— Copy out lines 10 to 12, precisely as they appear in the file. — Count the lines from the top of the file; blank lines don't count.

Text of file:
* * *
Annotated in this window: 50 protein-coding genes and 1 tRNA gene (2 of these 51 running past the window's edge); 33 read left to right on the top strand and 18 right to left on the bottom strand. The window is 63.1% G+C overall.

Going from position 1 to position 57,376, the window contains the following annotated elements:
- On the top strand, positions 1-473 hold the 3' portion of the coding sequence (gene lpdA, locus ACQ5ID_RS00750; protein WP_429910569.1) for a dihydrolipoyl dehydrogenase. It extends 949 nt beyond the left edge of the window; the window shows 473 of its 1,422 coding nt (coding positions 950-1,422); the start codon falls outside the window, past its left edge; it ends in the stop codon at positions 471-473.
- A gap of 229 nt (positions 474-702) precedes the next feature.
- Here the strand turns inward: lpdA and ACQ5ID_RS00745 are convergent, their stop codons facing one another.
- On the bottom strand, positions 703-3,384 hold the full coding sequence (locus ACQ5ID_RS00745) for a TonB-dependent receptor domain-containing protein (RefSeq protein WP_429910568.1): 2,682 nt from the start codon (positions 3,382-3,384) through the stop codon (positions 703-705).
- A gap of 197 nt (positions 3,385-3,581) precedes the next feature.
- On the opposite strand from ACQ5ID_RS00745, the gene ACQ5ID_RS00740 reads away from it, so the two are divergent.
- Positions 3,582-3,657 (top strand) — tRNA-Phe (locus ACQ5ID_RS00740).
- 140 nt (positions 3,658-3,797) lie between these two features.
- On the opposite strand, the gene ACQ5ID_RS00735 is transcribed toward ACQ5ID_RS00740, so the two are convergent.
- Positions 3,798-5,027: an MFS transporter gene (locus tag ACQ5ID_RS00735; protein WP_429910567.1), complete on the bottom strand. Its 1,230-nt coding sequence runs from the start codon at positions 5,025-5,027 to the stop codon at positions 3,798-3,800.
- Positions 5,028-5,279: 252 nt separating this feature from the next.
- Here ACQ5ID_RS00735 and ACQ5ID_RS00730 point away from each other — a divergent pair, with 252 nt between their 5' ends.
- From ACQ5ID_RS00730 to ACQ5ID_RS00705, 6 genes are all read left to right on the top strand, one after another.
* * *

- 140 nt (positions 3,658-3,797) lie between these two features.
- On the opposite strand, the gene ACQ5ID_RS00735 is transcribed toward ACQ5ID_RS00740, so the two are convergent.
- Positions 3,798-5,027: an MFS transporter gene (locus tag ACQ5ID_RS00735; protein WP_429910567.1), complete on the bottom strand. Its 1,230-nt coding sequence runs from the start codon at positions 5,025-5,027 to the stop codon at positions 3,798-3,800.